Traditional Print Research
The research team at the Centre for Fine Print Research have undertaken several large scale research projects into 19th Century photo-mechanical printing processes including:
Beyond Blue Symposium at the Victoria and Albert Museum, January 2014
Combining digital print technologies with 18th Century underglaze ceramic printing to retain an industrial heritage process in collaboration with Burleigh pottery
Reappraising the creative potential of underglaze ceramic transfer printing in the light of new technology
A digital archive of the nineteenth century Woodburytype and its working practice
What constitutes a reproduction in the 20th century, through the 19th century collotype process?
Traditional stone lithography as a medium for printing photographic and digitally mediated imagery
A practical re-appraisal of continuous tone photo-relief printing
An investigation, recording and presentation of photomechanical prints by process
Outputs from these research projects include databases, touring exhibitions, articles, conference papers, monographs, case studies on contemporary commercial studios and survey’s of other research in the field.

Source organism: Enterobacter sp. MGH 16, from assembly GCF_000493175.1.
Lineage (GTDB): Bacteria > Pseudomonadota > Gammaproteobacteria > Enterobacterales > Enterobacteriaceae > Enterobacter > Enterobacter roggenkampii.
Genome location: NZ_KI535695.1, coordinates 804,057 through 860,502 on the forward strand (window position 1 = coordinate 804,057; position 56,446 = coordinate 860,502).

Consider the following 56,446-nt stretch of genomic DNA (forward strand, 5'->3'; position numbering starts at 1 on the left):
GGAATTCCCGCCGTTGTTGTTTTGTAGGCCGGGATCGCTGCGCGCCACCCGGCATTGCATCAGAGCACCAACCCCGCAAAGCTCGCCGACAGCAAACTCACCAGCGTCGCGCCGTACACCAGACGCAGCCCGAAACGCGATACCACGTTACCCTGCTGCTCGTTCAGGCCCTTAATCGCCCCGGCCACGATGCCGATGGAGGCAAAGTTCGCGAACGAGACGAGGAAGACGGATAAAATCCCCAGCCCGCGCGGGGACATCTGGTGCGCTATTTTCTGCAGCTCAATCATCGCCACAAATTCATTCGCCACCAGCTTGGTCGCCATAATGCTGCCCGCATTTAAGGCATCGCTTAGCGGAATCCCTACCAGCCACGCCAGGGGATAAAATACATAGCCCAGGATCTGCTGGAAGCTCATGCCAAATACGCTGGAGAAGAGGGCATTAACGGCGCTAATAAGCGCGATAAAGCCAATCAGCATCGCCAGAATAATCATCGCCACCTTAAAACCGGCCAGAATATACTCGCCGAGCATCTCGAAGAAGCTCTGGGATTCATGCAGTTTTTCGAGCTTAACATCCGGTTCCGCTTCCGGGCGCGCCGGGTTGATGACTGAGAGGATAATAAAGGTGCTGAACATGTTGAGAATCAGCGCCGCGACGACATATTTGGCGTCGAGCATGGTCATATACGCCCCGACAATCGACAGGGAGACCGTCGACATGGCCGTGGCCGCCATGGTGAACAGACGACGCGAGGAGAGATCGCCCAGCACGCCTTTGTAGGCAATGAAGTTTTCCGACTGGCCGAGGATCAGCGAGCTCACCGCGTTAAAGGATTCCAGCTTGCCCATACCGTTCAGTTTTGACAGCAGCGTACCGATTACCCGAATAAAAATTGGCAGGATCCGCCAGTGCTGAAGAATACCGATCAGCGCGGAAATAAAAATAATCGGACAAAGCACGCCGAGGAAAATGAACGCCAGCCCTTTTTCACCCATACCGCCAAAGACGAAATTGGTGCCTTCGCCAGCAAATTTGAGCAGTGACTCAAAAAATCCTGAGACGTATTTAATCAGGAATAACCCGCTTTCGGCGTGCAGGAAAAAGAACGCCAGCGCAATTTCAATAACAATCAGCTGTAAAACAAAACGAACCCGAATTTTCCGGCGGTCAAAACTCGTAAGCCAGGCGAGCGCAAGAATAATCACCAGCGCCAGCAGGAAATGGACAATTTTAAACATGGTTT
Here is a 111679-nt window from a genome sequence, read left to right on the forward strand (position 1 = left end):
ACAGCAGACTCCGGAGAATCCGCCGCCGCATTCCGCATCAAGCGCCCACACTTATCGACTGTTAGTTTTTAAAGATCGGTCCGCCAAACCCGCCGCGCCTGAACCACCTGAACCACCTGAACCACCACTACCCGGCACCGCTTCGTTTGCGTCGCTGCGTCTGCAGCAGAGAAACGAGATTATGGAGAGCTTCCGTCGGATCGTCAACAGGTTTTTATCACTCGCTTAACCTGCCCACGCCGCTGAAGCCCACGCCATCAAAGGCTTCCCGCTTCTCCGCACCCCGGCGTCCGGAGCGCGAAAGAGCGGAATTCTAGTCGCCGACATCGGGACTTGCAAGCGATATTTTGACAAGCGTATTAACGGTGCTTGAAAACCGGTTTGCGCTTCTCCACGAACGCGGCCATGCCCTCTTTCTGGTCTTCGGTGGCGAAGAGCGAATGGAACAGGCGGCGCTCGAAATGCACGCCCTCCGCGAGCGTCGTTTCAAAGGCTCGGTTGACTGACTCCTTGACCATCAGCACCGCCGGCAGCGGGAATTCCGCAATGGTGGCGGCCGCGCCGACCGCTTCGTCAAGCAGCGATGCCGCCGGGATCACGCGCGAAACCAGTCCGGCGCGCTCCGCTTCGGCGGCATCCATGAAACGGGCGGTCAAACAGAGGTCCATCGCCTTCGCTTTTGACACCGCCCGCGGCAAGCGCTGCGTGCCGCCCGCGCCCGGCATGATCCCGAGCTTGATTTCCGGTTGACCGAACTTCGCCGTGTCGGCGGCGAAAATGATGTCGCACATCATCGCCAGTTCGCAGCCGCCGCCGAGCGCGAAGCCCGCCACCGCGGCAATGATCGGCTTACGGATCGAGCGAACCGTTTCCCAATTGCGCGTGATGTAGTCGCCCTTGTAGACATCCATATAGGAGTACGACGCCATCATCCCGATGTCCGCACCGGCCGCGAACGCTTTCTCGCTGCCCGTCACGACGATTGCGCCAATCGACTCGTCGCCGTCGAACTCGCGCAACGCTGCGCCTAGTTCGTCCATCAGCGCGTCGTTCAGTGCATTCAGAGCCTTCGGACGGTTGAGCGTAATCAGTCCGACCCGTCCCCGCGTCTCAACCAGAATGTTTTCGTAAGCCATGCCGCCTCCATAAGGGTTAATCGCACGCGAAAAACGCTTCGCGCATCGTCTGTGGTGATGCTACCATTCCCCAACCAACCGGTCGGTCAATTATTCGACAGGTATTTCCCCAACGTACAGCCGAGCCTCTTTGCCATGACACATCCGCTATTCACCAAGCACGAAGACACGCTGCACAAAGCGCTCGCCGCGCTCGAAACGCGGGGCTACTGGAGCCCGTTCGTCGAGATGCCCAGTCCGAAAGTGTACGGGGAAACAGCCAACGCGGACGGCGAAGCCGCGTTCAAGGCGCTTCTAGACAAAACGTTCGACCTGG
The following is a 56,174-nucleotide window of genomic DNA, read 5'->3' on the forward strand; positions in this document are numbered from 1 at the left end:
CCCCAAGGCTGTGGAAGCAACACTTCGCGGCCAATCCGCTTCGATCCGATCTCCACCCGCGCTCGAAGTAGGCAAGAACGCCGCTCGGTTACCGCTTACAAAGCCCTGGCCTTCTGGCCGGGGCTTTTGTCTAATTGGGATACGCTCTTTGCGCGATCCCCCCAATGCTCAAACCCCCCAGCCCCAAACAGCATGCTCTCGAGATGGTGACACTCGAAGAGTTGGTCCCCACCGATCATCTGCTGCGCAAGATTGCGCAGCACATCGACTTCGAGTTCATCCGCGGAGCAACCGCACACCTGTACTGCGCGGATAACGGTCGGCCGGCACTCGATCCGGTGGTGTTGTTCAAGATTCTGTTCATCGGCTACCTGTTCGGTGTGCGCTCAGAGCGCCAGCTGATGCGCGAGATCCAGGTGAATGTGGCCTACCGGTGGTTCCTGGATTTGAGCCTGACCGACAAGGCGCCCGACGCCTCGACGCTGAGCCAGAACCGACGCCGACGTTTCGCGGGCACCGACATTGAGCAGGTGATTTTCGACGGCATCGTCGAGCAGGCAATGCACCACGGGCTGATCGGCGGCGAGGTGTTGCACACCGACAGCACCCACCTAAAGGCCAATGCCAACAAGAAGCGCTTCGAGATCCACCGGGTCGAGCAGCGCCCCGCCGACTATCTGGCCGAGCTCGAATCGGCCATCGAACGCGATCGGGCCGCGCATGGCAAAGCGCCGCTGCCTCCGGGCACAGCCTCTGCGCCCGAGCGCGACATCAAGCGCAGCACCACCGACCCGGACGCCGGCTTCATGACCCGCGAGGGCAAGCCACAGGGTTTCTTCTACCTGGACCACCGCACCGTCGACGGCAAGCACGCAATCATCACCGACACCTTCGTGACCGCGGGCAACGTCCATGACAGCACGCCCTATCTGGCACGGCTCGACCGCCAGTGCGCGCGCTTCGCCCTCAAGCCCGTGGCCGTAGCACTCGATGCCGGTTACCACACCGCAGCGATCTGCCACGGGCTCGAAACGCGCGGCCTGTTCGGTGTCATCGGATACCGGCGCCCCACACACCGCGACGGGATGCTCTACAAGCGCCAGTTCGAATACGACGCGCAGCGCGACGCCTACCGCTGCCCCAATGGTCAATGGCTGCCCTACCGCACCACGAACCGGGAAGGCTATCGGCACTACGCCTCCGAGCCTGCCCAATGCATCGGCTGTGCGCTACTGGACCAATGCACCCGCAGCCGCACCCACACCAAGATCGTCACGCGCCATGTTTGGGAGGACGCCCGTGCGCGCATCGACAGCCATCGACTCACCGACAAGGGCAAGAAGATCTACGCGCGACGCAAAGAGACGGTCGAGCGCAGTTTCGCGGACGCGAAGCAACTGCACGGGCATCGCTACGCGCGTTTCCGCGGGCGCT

We have extensively published detailed descriptions of photomechanical printing methods and photographically illustrated descriptions of how the processes can be adapted for use in the digital age.
We have a well equipped studio dedicated to the research and development of high quality photomechanical printing methods for the fine arts.
One of the studio’s specialities is the integration of digital imaging techniques with 19th Century printing processes to develop new hybrid approaches to artists print production. The studio is ideally set up for photogravure and collotype with the adjoining digital studio offering adequate workspace and facilities for related digital imaging work.
Since 2004 the CFPR has been the only UK HEI member of the Association of European Printing MuseumsThe Association of European Printing Museums is working in Austria, Denmark, France, Germany, Luxembourg, the Netherlands, Switzerland and UK to help preserve historical trade skills in metal typesetting and letterpress printing.